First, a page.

The tragedy of asphalt and concrete

Civilization gives us many advantages. Modern plumbing. Access to doctors. Ease in finding like minded communities. But it also takes away. There is a cost for all this convenience. For me it’s summed up in the tragedy of asphalt and concrete.
I think of all the land that has been covered by these two substances. I live in a suburb of Chicago. A huge city. Lots of asphalt and concrete. I think of all the wildflowers that could be growing freely in this space. I think of all the acres of trees and prairie plants that could be blooming every spring. And I’m sad.
Sad that I will never know the openness of nature that our ancestors knew. The closeness to the land that filled their daily lives. Our ancestors certainly faced the challenges of nature. But they were also free to experience its power and glory.
I wonder what my ancestors thought about this closeness to the Elements. Or did they really think about it at all? Perhaps it was such a force in their lives that they really didn’t give it much thought at all. Maybe it was so woven into the fabric of their existence that they really didn’t have time to ponder its majesty. But I’m sure there were moments when they would just stand in the midst of it and think “Wow!” Of only for a moment. And yet that was enough.
And therein lies the tragedy. So many of us are urban dwellers and have limited access to those moments of profound wow. We can catch our glimpses of it in parks and forest preserves and other bits of natural habitat. But we are cut off from the moments our ancestors must have had simply by living close to the land. Most of us don’t get the “Wow”s. And I say that’s a tragedy.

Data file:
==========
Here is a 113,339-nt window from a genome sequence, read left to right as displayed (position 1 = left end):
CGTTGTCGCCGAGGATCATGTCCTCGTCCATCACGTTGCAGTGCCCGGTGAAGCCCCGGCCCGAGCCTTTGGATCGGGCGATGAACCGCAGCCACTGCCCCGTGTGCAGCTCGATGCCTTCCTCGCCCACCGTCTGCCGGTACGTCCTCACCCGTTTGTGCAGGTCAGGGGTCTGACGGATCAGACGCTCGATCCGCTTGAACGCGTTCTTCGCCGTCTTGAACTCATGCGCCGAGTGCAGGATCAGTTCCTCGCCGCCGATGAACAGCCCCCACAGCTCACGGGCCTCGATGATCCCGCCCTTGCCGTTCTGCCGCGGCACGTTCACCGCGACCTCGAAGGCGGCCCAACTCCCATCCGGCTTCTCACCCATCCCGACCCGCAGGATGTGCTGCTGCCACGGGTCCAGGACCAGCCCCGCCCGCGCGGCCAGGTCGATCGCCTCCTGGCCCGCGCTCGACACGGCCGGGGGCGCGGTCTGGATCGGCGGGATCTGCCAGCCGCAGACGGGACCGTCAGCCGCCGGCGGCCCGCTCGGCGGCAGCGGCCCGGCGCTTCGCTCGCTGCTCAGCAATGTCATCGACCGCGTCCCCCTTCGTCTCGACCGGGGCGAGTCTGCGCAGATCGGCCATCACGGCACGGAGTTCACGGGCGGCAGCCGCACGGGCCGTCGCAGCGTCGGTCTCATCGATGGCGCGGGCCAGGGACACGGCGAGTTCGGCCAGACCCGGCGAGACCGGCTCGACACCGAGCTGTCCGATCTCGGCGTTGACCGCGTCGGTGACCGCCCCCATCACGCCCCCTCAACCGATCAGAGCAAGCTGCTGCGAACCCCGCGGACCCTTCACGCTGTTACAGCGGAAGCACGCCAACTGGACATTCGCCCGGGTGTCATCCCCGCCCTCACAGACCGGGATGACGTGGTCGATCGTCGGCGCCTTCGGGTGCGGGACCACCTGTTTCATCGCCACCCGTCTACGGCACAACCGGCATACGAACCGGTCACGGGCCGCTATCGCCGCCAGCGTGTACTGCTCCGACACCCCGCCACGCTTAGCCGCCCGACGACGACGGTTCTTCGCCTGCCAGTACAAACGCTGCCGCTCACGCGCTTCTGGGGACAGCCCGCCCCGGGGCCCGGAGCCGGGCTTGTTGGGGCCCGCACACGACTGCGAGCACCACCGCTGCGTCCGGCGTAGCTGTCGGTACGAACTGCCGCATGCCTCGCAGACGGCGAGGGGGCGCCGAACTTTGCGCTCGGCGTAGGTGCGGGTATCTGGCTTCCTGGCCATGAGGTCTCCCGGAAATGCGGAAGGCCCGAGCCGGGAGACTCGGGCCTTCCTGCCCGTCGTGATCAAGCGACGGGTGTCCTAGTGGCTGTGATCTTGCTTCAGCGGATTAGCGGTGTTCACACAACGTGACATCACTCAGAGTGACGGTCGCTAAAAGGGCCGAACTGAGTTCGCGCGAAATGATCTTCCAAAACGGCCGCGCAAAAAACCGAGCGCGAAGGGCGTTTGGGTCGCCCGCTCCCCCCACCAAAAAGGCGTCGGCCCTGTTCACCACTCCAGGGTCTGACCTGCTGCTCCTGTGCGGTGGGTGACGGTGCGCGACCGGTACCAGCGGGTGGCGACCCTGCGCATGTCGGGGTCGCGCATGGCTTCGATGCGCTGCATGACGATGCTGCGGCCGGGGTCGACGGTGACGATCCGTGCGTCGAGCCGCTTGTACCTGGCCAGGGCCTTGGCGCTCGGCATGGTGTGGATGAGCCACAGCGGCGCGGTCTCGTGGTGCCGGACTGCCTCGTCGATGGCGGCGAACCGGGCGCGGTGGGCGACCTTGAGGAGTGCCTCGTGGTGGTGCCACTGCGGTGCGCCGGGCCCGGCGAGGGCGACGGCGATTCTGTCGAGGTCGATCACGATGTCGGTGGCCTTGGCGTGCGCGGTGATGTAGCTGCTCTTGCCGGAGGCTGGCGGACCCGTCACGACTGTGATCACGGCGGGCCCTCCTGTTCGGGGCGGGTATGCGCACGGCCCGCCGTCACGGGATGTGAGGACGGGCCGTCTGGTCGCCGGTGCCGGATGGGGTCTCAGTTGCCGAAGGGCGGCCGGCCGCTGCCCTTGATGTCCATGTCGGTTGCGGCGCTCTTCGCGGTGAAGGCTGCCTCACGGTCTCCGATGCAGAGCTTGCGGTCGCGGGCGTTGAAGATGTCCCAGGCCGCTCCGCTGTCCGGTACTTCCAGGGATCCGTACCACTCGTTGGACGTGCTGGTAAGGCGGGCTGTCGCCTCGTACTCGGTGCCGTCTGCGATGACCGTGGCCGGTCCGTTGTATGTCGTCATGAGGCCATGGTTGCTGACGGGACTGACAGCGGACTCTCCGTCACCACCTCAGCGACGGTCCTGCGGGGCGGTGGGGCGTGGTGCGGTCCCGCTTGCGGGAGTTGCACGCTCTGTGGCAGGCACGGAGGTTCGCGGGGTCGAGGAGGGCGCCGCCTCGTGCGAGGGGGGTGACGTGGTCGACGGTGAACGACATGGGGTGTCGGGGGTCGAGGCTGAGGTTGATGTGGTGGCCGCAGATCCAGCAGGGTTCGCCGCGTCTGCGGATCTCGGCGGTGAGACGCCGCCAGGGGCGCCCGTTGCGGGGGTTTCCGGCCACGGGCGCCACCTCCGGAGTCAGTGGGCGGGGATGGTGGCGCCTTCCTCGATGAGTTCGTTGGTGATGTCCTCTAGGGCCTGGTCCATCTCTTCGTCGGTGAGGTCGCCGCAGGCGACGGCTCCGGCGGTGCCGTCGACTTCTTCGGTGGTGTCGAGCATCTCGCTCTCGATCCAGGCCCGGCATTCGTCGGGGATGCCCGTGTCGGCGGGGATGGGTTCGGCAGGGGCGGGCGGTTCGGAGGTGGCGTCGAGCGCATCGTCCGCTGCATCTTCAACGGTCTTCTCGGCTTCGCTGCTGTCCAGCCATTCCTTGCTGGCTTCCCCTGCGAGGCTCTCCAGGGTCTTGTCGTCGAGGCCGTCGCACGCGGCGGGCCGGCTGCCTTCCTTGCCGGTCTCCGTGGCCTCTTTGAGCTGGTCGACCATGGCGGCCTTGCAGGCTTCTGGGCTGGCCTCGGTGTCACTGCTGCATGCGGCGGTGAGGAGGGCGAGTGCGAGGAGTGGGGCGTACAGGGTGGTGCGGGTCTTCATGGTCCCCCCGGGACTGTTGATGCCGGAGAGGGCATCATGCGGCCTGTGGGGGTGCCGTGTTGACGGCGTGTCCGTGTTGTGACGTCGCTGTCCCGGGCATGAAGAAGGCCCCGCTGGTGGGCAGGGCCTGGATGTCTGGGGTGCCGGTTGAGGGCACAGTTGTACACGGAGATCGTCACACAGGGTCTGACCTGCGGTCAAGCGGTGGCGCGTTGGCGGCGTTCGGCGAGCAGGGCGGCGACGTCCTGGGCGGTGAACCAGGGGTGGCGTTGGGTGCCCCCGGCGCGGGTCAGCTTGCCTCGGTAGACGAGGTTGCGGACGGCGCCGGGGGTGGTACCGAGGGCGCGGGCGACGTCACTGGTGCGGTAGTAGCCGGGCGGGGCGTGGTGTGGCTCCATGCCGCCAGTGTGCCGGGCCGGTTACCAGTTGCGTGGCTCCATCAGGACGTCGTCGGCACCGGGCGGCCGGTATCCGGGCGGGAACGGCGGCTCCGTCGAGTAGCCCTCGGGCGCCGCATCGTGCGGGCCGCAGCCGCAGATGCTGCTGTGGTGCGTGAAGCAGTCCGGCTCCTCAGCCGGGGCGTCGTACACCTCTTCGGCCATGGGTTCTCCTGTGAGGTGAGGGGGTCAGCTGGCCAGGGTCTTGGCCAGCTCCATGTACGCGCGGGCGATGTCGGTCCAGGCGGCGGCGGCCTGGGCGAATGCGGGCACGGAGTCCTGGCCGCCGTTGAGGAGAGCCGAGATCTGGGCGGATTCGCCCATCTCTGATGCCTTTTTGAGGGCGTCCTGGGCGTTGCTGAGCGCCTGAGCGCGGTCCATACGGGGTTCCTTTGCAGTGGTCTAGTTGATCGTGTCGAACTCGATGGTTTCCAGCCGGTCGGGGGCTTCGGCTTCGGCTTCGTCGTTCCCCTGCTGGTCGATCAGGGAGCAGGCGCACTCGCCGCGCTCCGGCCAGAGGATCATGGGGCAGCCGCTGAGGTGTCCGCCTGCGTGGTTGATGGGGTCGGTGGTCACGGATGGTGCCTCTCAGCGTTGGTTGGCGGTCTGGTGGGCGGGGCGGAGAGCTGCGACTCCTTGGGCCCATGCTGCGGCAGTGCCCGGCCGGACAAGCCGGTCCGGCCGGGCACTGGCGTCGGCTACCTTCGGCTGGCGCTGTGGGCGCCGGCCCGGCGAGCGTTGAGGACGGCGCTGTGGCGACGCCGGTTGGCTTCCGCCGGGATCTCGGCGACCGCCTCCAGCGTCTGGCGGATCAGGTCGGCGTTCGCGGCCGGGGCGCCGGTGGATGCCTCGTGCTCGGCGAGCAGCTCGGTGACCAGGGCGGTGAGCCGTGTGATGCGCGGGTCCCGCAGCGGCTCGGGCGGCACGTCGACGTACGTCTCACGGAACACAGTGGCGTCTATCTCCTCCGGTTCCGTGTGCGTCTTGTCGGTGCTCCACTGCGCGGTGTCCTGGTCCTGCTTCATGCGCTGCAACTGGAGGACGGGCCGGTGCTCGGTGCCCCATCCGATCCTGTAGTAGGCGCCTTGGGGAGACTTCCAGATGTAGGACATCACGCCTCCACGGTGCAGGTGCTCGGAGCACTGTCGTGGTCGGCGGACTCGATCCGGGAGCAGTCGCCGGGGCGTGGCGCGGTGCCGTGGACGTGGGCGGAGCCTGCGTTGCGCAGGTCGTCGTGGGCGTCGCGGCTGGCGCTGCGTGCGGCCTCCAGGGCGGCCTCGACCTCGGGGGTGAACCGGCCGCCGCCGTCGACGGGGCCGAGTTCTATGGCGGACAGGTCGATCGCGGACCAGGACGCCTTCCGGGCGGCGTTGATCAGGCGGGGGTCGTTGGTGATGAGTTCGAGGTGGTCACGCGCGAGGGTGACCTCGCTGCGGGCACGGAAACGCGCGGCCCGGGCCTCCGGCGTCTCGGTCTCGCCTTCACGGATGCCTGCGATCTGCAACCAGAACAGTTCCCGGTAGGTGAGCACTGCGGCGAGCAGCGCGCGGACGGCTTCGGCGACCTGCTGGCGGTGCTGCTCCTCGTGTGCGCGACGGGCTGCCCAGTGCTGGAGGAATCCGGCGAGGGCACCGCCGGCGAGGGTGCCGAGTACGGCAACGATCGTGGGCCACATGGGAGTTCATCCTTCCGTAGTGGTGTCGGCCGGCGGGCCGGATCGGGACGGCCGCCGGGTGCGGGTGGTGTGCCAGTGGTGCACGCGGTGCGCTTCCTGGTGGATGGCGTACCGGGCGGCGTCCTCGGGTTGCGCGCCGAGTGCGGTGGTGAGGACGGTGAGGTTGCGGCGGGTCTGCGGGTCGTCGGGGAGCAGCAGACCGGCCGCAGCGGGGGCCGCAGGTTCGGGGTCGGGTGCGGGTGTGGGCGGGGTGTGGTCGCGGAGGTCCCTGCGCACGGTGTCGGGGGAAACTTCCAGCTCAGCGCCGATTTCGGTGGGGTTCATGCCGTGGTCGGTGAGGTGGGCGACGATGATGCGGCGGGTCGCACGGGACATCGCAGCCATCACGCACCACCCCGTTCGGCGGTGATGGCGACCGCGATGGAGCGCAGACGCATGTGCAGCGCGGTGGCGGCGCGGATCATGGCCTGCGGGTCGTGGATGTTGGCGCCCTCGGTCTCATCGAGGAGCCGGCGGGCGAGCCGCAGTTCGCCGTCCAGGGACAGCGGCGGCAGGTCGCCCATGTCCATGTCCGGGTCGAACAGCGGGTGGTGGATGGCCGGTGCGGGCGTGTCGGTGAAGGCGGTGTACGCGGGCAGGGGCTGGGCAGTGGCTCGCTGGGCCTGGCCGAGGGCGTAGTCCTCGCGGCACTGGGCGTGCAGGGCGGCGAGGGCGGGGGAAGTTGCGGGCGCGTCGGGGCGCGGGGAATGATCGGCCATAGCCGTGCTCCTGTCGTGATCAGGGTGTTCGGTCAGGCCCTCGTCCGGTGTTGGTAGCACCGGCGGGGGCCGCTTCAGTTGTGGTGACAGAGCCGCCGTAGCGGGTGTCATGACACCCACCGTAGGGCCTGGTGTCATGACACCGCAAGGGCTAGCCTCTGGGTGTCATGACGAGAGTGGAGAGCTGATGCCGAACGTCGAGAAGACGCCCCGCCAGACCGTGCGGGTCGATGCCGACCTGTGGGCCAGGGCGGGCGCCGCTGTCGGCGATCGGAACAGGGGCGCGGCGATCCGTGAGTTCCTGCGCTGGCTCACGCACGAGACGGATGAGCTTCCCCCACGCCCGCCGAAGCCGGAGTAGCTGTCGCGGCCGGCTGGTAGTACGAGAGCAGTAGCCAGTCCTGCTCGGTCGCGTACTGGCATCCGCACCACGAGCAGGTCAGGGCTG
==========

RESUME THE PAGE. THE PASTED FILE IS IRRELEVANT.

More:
1 thought on “The tragedy of asphalt and concrete”

  1. I feel a similar loss when I see just how much land is covered by concrete. Cities range from 50-94% impervious cover. Making concrete requires so much energy to produce and doesn’t last. Our roads are constantly being repaired. This is such a failed technology. In my city a lot of the creeks and streams were canalized eve. They poured concrete on the banks! I am so grateful that the creek near my house escaped that attention. It remains wild and lovely.

    Like

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